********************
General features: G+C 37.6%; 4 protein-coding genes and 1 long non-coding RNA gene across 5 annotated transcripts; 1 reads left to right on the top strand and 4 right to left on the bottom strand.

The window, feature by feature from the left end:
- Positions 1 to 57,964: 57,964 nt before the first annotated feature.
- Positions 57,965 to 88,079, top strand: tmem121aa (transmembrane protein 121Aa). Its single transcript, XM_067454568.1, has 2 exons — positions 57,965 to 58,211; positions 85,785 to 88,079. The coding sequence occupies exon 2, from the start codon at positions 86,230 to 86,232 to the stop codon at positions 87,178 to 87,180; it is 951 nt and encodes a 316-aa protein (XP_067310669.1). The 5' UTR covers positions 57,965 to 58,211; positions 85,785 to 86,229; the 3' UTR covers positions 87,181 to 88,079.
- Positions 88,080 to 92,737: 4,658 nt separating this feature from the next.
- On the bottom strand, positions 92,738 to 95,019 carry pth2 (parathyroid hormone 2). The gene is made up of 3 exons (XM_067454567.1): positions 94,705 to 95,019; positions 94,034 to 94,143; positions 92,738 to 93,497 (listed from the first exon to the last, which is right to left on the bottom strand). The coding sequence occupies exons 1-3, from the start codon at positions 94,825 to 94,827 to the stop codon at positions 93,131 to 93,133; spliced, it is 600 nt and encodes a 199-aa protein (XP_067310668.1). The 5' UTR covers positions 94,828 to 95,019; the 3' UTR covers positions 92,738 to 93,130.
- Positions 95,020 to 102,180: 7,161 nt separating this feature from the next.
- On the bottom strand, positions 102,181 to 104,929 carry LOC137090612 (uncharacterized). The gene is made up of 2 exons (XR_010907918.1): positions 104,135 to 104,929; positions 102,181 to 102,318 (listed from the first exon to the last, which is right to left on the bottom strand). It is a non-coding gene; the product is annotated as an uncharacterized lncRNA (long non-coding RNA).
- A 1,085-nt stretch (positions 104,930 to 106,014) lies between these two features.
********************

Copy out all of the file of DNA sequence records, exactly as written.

General features: G+C 37.6%; 4 protein-coding genes and 1 long non-coding RNA gene across 5 annotated transcripts; 1 reads left to right on the top strand and 4 right to left on the bottom strand.

The window, feature by feature from the left end:
- Positions 1 to 57,964: 57,964 nt before the first annotated feature.
- Positions 57,965 to 88,079, top strand: tmem121aa (transmembrane protein 121Aa). Its single transcript, XM_067454568.1, has 2 exons — positions 57,965 to 58,211; positions 85,785 to 88,079. The coding sequence occupies exon 2, from the start codon at positions 86,230 to 86,232 to the stop codon at positions 87,178 to 87,180; it is 951 nt and encodes a 316-aa protein (XP_067310669.1). The 5' UTR covers positions 57,965 to 58,211; positions 85,785 to 86,229; the 3' UTR covers positions 87,181 to 88,079.
- Positions 88,080 to 92,737: 4,658 nt separating this feature from the next.
- On the bottom strand, positions 92,738 to 95,019 carry pth2 (parathyroid hormone 2). The gene is made up of 3 exons (XM_067454567.1): positions 94,705 to 95,019; positions 94,034 to 94,143; positions 92,738 to 93,497 (listed from the first exon to the last, which is right to left on the bottom strand). The coding sequence occupies exons 1-3, from the start codon at positions 94,825 to 94,827 to the stop codon at positions 93,131 to 93,133; spliced, it is 600 nt and encodes a 199-aa protein (XP_067310668.1). The 5' UTR covers positions 94,828 to 95,019; the 3' UTR covers positions 92,738 to 93,130.
- Positions 95,020 to 102,180: 7,161 nt separating this feature from the next.
- On the bottom strand, positions 102,181 to 104,929 carry LOC137090612 (uncharacterized). The gene is made up of 2 exons (XR_010907918.1): positions 104,135 to 104,929; positions 102,181 to 102,318 (listed from the first exon to the last, which is right to left on the bottom strand). It is a non-coding gene; the product is annotated as an uncharacterized lncRNA (long non-coding RNA).
- A 1,085-nt stretch (positions 104,930 to 106,014) lies between these two features.